Canadian Trucking Alliance

Canadian Trucking Alliance

April 15, 2011 09:56 ET

Truckers Say Renewable Fuels Association Defensive Over Costs of Biodiesel to Canadian Consumers

OTTAWA, ONTARIO--(Marketwire - April 15, 2011) - According to the president and CEO of the 4,500 member Canadian Trucking Alliance (CTA), the Canadian Renewable Fuels Association (CRFA) "is clearly defensive" since the release of the federal government's Regulatory Impact Analysis Statement (RIAS) on the proposed biodiesel mandate set to come into force on July 1st of this year. The RIAS found that the costs to Canadians of requiring all on-road diesel fuel sold in Canada to contain an average 2 per cent biofuel content would exceed benefits by a staggering $2.5 billion over the next 25 years and produce negligible greenhouse gas reductions.

On April 8th, the CRFA issued a press release in which it accused CTA of "misleading Canadians", when according to Bradley all CFRA offers in response are the findings of some warmed over studies by "'CRFA commissioned independent experts' – their words not mine," says Bradley. "That's a bit of an oxymoron."

The government's own regulatory impact statement also says truckers' fuel costs will increase as a result of the biodiesel mandate, reflecting a combination of higher prices at the pump and reduced fuel efficiency. CTA cites data from the US which shows that depending on the biofuel blend, the differential between the pump prices for biodiesel and regular diesel to argue that the price gap will be significantly higher than the numbers estimated by Environment Canada in the RIAS. CRFA meanwhile claims that its experts believe prices will go down. CRFA does not try to rebut CTA's concerns over potential supply issues; notably that Canada will have to import as much as 85 per cent of its biodiesel needs to meet the demand, at least for the first several years, or that biodiesel cannot be transported by pipeline. Says Bradley, "If CRFA is so sure that biodiesel prices will be less than regular diesel and that supply won't be an issue, why won't it support an amendment to the regulation which would enable the government to suspend the mandate should prices exceed that of regular diesel or if we end up with supply shortages?"

Similarly, CRFA dismisses CTA's concerns over the potential impact biodiesel could have on the operability and durability of most heavy truck engines as "untrue" saying that biodiesel will work well in "all" truck engines, citing the results of some very limited studies conducted in recent years in near-perfect conditions. According to Bradley, "What the RIAS says is that if all the stars are aligned in the universe, biodiesel at a two per cent blend can work in truck engines, not that it will work, especially at the higher blends that will occur at various times of the year and in various regions."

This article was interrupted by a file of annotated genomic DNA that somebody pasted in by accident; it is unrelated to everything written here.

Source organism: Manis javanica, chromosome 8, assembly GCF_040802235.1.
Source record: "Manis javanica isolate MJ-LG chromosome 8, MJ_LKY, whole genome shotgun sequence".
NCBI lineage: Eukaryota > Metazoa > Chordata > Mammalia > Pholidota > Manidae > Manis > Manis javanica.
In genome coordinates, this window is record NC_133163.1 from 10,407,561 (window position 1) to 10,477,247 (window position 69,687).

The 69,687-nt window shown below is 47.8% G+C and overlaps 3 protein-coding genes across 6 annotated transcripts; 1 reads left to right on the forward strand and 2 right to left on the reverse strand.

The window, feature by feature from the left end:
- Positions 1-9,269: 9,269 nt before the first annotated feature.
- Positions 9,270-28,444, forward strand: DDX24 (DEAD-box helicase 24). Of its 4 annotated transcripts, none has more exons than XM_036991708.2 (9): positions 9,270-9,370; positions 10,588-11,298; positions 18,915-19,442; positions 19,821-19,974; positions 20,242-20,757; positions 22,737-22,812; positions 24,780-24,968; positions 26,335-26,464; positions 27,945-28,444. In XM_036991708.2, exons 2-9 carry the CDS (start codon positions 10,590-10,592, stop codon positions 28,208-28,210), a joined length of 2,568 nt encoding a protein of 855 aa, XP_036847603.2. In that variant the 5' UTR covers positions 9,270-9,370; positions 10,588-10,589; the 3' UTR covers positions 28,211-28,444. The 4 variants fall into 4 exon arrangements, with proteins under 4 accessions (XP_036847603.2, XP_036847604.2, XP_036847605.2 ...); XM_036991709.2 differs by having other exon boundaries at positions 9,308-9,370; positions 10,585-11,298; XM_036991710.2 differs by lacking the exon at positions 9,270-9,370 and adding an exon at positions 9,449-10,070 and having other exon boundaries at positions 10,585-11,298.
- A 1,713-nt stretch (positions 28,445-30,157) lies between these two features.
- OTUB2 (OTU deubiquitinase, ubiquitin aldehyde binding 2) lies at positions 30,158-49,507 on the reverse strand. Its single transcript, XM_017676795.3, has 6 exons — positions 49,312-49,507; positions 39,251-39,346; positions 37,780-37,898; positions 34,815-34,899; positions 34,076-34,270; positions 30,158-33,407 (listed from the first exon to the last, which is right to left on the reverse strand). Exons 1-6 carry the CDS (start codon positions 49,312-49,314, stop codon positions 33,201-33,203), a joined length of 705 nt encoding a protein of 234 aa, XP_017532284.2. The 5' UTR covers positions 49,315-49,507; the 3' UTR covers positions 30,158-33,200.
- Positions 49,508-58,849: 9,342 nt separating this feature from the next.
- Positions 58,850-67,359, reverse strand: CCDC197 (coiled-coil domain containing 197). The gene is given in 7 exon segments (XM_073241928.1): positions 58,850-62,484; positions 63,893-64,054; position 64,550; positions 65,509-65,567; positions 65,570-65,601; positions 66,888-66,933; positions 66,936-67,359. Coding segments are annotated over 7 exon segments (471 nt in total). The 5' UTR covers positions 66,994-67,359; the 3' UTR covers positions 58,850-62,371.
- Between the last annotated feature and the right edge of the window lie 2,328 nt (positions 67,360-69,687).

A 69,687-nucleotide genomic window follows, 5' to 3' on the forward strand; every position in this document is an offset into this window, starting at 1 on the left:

Bradley notes that the ethanol mandate for gasoline established a maximum blend rate of 10 per cent specifically to address warranty issues. "Why won't CRFA support a cap at B5 for now, and then perhaps move the limit up over time when and if the engine technology develops to be able to safely use it? Higher blends could still be sold to those that want it as a special fuel." Most engine warranties for heavy trucks cover B5 or less.

With regard to the environmental impact of biodiesel, CRFA provides nothing beyond the very modest 1 Mt CO2 estimate of annual GHG reduction contained in the RIAS. CRFA also says biodiesel will contribute to improved air quality, to which Bradley responds, "by regulation all new truck engines built since 2010 have to be smog-free anyway, so I don't see how biodiesel makes a difference one way or another."

"On balance, the government's regulatory impact statement raises sufficient concern about the costs and the payback of the biodiesel mandate, that might lead some to question why Canada is heading down this road at all," says Bradley. "Without some level of consumer protection from increased fuel costs, fuel quality, engine problems, warranty issues and supply shortages, we would agree. What we're asking for is only fair. We're not opposed to creating new markets for farmers as long as it's not on truckers' backs."

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